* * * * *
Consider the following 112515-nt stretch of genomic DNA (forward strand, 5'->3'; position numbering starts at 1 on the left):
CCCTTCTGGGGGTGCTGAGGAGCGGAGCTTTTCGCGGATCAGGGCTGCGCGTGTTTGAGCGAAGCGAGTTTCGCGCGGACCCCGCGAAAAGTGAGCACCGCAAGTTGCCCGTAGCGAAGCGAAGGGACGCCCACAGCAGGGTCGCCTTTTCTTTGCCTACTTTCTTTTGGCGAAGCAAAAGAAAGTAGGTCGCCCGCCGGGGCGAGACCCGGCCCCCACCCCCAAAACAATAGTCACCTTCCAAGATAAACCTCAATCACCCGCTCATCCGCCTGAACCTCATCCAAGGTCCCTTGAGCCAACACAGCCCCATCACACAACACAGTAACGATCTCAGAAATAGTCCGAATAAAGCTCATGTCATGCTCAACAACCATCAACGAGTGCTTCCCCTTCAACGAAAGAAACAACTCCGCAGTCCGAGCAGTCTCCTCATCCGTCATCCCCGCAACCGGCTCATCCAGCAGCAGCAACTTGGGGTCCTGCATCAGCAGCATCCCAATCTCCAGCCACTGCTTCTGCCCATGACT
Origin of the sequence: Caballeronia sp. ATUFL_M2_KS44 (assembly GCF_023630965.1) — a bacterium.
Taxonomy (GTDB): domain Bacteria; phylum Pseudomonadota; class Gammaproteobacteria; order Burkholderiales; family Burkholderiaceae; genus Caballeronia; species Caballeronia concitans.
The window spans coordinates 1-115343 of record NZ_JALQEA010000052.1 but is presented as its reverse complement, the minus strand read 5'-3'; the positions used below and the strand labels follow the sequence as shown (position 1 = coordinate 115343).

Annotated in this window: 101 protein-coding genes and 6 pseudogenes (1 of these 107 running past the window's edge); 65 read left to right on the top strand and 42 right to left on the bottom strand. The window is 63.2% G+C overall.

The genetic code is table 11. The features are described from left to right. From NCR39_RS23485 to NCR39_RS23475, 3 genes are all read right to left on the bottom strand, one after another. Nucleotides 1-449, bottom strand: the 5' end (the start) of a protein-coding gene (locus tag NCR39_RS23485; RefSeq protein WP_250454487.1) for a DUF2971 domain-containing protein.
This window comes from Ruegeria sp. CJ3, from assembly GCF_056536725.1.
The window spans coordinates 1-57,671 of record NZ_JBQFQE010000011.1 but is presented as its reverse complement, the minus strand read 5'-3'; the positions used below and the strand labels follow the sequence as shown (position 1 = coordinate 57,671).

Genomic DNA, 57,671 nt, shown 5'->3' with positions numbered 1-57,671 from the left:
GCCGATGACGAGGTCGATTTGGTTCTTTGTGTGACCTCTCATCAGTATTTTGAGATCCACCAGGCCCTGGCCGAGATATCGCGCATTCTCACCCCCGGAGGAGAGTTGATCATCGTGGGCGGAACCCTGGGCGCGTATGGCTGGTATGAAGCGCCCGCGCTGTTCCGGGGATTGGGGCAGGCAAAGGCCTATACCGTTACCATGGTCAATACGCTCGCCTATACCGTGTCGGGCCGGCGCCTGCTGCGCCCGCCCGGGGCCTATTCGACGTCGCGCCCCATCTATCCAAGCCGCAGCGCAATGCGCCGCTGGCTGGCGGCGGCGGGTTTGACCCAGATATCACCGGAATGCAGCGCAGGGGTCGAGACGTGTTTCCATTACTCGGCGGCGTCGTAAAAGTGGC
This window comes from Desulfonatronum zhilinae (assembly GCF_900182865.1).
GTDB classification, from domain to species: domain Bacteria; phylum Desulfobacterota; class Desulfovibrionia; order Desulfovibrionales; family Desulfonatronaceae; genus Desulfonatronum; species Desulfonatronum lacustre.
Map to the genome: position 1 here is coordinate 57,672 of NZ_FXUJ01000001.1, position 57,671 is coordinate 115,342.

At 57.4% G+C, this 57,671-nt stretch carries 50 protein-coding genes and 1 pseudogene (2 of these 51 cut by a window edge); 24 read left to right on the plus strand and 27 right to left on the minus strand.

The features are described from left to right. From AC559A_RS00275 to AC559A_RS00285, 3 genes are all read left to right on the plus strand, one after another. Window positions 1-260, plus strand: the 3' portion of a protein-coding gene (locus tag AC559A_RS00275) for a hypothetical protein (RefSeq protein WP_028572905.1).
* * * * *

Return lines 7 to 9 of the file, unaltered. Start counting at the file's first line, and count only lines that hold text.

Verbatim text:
The genetic code is table 11. The features are described from left to right. From NCR39_RS23485 to NCR39_RS23475, 3 genes are all read right to left on the bottom strand, one after another. Nucleotides 1-449, bottom strand: the 5' end (the start) of a protein-coding gene (locus tag NCR39_RS23485; RefSeq protein WP_250454487.1) for a DUF2971 domain-containing protein.
This window comes from Ruegeria sp. CJ3, from assembly GCF_056536725.1.
The window spans coordinates 1-57,671 of record NZ_JBQFQE010000011.1 but is presented as its reverse complement, the minus strand read 5'-3'; the positions used below and the strand labels follow the sequence as shown (position 1 = coordinate 57,671).